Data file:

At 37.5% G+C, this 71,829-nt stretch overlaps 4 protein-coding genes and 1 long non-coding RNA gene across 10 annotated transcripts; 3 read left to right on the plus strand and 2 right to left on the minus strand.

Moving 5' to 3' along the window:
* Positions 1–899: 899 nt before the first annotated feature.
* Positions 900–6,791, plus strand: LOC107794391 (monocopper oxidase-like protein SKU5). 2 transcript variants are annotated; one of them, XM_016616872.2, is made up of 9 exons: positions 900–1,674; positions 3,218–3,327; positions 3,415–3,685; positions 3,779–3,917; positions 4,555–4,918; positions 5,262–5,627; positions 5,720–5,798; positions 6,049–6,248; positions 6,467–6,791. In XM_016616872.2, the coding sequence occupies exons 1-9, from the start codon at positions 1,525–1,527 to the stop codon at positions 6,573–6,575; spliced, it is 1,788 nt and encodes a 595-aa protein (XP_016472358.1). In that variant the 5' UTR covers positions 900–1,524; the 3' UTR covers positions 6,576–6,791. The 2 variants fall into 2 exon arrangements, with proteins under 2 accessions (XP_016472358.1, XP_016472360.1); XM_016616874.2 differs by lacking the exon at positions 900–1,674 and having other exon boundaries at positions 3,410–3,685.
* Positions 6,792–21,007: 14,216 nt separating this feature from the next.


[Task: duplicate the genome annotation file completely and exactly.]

At 37.5% G+C, this 71,829-nt stretch overlaps 4 protein-coding genes and 1 long non-coding RNA gene across 10 annotated transcripts; 3 read left to right on the plus strand and 2 right to left on the minus strand.

Moving 5' to 3' along the window:
* Positions 1–899: 899 nt before the first annotated feature.
* Positions 900–6,791, plus strand: LOC107794391 (monocopper oxidase-like protein SKU5). 2 transcript variants are annotated; one of them, XM_016616872.2, is made up of 9 exons: positions 900–1,674; positions 3,218–3,327; positions 3,415–3,685; positions 3,779–3,917; positions 4,555–4,918; positions 5,262–5,627; positions 5,720–5,798; positions 6,049–6,248; positions 6,467–6,791. In XM_016616872.2, the coding sequence occupies exons 1-9, from the start codon at positions 1,525–1,527 to the stop codon at positions 6,573–6,575; spliced, it is 1,788 nt and encodes a 595-aa protein (XP_016472358.1). In that variant the 5' UTR covers positions 900–1,524; the 3' UTR covers positions 6,576–6,791. The 2 variants fall into 2 exon arrangements, with proteins under 2 accessions (XP_016472358.1, XP_016472360.1); XM_016616874.2 differs by lacking the exon at positions 900–1,674 and having other exon boundaries at positions 3,410–3,685.
* Positions 6,792–21,007: 14,216 nt separating this feature from the next.